Coalition at odds over transport sector measures in Germany's Climate Action Law reform
dpa / Frankfurter Rundschau
Climate policy experts from two of the three parties in Germany’s coalition government have voiced concerns over the government’s planned reform of the country’s Climate Action Law, arguing the draft law puts much too little checks on making the transport sector conform with emissions reduction targets. Representatives from the Social Democrats (SPD) and the Green Party have called for amending the draft so that automatic safeguard measures apply if the transport sector fails to sufficiently reduce emissions, news agency dpa reported in an article published in the newspaper Frankfurter Rundschau. “If goals are being missed, there must be an automatic mechanism that guarantees that they are being abided by,” SPD parliamentary faction deputy leader Matthias Miersch said. Green Party member Lisa Badum argued the transport sector should not be allowed to freeride on the emissions reduction efforts in other parts of the economy. The third coalition member, the pro-business Free Democrats (FDP), had defended the current draft law in a parliamentary debate on 22 September, arguing that specific sectoral targets would make overall emissions reduction efforts less efficient and less flexible. “The duty to introduce costly action programmes in individual sectors has not lent wings to climate action but rather put brakes on it,” FDP climate expert Olaf in der Beek said, adding that CO2 reduction could be achieved at the lowest price if regulation is not too detailed.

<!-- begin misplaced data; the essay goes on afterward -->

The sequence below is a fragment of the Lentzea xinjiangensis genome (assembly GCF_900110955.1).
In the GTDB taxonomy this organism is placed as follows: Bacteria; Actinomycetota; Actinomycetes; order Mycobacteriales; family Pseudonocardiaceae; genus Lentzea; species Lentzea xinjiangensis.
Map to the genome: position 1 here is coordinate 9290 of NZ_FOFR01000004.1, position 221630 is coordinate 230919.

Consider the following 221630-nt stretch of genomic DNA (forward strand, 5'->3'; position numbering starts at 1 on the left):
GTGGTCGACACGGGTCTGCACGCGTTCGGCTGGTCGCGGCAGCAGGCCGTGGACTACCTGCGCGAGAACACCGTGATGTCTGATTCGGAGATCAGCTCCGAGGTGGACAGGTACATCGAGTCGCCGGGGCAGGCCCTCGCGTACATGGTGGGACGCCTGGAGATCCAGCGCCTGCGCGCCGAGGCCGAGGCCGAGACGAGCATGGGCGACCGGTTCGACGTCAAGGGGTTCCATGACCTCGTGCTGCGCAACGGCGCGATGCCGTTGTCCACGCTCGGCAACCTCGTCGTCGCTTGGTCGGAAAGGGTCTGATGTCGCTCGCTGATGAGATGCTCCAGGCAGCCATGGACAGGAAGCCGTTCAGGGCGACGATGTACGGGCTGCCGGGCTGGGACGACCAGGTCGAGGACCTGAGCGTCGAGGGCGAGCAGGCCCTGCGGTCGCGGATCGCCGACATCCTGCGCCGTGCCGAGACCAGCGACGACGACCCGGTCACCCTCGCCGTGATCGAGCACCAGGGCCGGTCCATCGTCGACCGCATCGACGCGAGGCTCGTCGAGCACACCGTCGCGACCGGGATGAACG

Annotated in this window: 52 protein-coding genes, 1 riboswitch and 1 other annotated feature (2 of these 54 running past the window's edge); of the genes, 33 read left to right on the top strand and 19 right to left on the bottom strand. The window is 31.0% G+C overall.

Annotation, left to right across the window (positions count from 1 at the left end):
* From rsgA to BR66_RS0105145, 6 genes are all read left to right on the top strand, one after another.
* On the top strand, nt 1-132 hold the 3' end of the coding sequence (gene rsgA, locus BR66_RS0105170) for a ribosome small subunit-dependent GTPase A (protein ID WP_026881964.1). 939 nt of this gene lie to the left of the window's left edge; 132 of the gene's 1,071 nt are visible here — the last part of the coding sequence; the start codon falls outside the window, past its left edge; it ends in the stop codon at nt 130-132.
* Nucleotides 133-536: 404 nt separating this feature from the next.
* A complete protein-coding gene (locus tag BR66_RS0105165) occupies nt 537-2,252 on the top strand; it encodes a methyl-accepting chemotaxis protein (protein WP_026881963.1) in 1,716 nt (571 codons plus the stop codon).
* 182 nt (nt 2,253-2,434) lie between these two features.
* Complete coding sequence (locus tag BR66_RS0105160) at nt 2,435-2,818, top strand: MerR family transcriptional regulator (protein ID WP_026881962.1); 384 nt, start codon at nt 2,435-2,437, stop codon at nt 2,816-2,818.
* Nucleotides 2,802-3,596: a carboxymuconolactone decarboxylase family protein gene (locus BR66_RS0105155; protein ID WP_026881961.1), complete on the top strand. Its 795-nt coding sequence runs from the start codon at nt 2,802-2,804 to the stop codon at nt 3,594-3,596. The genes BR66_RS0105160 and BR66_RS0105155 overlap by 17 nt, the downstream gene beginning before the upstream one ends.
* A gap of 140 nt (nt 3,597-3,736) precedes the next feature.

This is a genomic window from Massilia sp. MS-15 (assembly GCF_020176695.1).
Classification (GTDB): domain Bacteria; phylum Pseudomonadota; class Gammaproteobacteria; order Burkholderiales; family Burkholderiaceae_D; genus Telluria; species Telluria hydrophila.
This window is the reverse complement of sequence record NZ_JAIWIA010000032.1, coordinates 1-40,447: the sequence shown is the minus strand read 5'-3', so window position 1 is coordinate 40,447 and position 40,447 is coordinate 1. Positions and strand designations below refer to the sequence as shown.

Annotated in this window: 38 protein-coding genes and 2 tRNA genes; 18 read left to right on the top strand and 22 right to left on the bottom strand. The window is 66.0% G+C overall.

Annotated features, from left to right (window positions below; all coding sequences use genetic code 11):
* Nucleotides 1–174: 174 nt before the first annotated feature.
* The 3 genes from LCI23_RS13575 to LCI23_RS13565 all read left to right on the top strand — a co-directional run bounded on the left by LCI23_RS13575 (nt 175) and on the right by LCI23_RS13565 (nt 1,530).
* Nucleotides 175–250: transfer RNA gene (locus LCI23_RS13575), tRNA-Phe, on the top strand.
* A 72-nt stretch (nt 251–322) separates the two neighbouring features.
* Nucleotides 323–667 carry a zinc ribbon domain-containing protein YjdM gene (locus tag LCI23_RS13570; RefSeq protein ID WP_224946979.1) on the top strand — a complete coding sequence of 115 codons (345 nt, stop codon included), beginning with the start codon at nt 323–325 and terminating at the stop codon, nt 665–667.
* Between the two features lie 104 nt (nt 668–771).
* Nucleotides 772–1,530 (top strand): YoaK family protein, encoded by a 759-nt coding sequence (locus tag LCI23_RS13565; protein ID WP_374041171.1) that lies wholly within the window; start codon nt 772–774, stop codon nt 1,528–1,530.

Germany’s Climate Action Law made the government’s climate neutrality target legally binding and introduced stricter greenhouse gas reduction targets in specific sectors, such as industry, transport or buildings. Compliance with targets is to be controlled retroactively, followed by an obligation for ministries in their sectors to present their own specific reduction measures. But the coalition has proposed a reform that is set to effectively weaken ministerial responsibility for excessive emissions and addresses reduction efforts based on prognoses for the economy as a whole. The reform still requires parliamentary approval to take effect. Climate activists and NGOs have harshly criticised the reform plans for taking pressure off the sectors most in need of initiating changes. A scientific expert commission in August said Germany looks set to miss its 2030 climate target of reducing greenhouse gases by 65 percent compared to 1990 already with the law in its current form.